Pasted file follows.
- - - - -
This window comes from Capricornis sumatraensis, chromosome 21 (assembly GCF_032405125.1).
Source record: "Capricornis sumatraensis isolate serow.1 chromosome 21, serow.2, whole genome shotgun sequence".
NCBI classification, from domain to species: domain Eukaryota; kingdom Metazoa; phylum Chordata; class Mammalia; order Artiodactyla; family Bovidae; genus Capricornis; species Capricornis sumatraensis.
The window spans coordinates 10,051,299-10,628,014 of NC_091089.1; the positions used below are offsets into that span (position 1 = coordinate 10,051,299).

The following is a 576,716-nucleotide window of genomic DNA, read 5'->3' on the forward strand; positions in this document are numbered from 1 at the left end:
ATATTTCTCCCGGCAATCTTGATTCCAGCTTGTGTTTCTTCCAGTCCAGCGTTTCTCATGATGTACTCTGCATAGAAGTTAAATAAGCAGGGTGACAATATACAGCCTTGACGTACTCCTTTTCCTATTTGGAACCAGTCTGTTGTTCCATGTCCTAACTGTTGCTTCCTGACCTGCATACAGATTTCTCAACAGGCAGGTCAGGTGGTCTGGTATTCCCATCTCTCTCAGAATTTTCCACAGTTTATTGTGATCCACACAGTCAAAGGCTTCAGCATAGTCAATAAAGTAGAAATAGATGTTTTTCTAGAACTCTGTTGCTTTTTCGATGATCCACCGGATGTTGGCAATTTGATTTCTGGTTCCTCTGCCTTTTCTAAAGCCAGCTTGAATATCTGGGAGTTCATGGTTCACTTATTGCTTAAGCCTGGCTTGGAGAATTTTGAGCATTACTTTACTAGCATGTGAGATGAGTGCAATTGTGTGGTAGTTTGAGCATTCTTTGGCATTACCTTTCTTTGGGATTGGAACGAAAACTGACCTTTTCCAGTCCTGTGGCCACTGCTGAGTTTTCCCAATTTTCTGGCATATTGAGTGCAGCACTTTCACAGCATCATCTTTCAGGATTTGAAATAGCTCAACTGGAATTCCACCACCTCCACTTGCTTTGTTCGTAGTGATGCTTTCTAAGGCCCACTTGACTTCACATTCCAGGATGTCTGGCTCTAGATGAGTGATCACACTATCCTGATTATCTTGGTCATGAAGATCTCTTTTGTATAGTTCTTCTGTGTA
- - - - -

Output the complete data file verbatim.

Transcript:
This window comes from Capricornis sumatraensis, chromosome 21 (assembly GCF_032405125.1).
Source record: "Capricornis sumatraensis isolate serow.1 chromosome 21, serow.2, whole genome shotgun sequence".
NCBI classification, from domain to species: domain Eukaryota; kingdom Metazoa; phylum Chordata; class Mammalia; order Artiodactyla; family Bovidae; genus Capricornis; species Capricornis sumatraensis.
The window spans coordinates 10,051,299-10,628,014 of NC_091089.1; the positions used below are offsets into that span (position 1 = coordinate 10,051,299).

The following is a 576,716-nucleotide window of genomic DNA, read 5'->3' on the forward strand; positions in this document are numbered from 1 at the left end:
ATATTTCTCCCGGCAATCTTGATTCCAGCTTGTGTTTCTTCCAGTCCAGCGTTTCTCATGATGTACTCTGCATAGAAGTTAAATAAGCAGGGTGACAATATACAGCCTTGACGTACTCCTTTTCCTATTTGGAACCAGTCTGTTGTTCCATGTCCTAACTGTTGCTTCCTGACCTGCATACAGATTTCTCAACAGGCAGGTCAGGTGGTCTGGTATTCCCATCTCTCTCAGAATTTTCCACAGTTTATTGTGATCCACACAGTCAAAGGCTTCAGCATAGTCAATAAAGTAGAAATAGATGTTTTTCTAGAACTCTGTTGCTTTTTCGATGATCCACCGGATGTTGGCAATTTGATTTCTGGTTCCTCTGCCTTTTCTAAAGCCAGCTTGAATATCTGGGAGTTCATGGTTCACTTATTGCTTAAGCCTGGCTTGGAGAATTTTGAGCATTACTTTACTAGCATGTGAGATGAGTGCAATTGTGTGGTAGTTTGAGCATTCTTTGGCATTACCTTTCTTTGGGATTGGAACGAAAACTGACCTTTTCCAGTCCTGTGGCCACTGCTGAGTTTTCCCAATTTTCTGGCATATTGAGTGCAGCACTTTCACAGCATCATCTTTCAGGATTTGAAATAGCTCAACTGGAATTCCACCACCTCCACTTGCTTTGTTCGTAGTGATGCTTTCTAAGGCCCACTTGACTTCACATTCCAGGATGTCTGGCTCTAGATGAGTGATCACACTATCCTGATTATCTTGGTCATGAAGATCTCTTTTGTATAGTTCTTCTGTGTA